1. Antifa is a big cause.

    However, anyone who argues for criminalizing offensive speech (like bad jokes) is also to blame because one assumption underlying arguments for censorship is that people who say the wrong things deserve to be punished by the state, and if you argue the state has the right to punish, you believe the state has the right to use violence against you.

    The a large part of the left basically wants the state to do a nicer version of what this guy did.

  2. The guy who attacked Chapelle definitely deserves blame. Ultimately, it was his decision to attack.

    The initial response to the attacker should also be talked about, I think. Approximately ten people surrounded him, and were steadily beating on him until police arrived. There’s video of this as well; people standing around the attacker and occasionally trying to get a strike in.

    Do these people also deserve to be charged? The attacker at least appeared to be subdued, and he had to be taken to hospital for his injuries. If that was required to keep the guy subdued, that would be one thing. I think the videos captured showed those people going too far, though. Granted, the attacker wouldn’t have been in that situation in the first place, if he hadn’t attacked Chapelle. However, does that mitigate those roughly ten people seemingly going too far in their actions?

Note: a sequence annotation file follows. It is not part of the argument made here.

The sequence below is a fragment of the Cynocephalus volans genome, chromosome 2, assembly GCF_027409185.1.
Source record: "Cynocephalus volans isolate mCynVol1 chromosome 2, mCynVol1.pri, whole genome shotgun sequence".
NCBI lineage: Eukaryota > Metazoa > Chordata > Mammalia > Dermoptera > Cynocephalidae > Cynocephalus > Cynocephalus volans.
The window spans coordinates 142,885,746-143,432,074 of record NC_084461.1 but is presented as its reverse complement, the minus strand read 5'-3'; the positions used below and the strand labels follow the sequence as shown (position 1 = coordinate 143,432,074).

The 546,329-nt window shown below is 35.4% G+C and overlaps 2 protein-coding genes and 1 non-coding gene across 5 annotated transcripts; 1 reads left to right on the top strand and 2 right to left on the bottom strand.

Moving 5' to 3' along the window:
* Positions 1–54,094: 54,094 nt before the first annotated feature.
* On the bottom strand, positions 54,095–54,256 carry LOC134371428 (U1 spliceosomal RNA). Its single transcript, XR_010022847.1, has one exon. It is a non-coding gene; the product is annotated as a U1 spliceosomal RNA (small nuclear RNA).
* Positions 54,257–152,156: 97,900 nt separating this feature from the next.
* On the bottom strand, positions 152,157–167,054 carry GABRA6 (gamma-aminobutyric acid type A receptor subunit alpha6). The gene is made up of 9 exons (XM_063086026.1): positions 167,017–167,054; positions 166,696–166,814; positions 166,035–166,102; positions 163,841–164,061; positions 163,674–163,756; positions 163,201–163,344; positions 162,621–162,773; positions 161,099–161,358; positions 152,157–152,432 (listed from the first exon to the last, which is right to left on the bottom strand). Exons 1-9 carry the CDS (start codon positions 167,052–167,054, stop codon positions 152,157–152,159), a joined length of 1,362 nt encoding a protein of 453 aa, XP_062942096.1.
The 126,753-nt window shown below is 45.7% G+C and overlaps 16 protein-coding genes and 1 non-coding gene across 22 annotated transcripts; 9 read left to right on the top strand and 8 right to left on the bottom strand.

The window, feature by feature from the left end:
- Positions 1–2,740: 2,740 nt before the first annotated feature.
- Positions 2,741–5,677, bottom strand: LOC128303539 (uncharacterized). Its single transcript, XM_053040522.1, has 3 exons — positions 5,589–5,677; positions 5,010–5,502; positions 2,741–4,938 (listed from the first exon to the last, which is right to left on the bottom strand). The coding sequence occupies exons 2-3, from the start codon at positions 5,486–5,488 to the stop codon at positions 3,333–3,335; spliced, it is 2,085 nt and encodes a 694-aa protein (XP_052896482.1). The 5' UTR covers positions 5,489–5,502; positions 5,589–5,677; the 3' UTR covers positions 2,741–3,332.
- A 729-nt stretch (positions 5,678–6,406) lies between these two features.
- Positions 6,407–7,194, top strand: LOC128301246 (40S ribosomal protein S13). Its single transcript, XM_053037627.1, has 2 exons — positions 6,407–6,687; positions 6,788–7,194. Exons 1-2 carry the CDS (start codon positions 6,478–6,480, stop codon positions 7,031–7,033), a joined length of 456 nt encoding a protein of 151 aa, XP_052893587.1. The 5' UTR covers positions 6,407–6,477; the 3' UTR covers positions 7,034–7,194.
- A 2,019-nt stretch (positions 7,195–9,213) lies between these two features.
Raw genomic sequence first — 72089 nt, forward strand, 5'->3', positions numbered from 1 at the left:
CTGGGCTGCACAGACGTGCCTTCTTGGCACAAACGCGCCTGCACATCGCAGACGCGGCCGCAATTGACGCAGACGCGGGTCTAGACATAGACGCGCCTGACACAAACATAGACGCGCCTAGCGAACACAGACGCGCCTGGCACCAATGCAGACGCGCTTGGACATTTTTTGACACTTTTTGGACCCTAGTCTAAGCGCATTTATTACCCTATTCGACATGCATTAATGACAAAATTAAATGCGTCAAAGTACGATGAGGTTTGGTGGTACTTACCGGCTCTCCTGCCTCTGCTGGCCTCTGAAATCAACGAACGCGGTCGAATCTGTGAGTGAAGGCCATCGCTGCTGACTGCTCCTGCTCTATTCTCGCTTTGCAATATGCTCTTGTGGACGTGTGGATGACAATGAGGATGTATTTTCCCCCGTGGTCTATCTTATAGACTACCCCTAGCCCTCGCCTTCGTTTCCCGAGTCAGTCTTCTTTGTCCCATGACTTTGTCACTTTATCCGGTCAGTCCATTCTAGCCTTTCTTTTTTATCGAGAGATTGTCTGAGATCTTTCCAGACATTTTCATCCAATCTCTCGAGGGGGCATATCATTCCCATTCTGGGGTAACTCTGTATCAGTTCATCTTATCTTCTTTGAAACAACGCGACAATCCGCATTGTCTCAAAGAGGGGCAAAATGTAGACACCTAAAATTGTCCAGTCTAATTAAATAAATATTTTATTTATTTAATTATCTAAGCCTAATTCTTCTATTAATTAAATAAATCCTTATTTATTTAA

• That goes without saying, so I didn’t say it. The point is that the idea is being planted in the culture that physical violence is fair tit for tat for dubious metaphorical “violence.” Nobody had ever attacked a stand-up comic in a high profile setting before, and it suddenly happens twice in three months? It’s not a coincidence.

      Prosecutors tend not to charge people who react to a criminal act in their midst by beating up the offender. Think of it as community self-defense. This attacker was briefly hospitalized; if he had been blinded, maimed or killed, maybe Chappelle’s defender would have been charged, but the truth is that juries are notably unsympathetic in such cases.Richard Ramirez, “The Night Stalker,” was captured by an angry mob. I’m not sure anyone would have been prosecuted if they killed him. As it was he had to be rescued by police.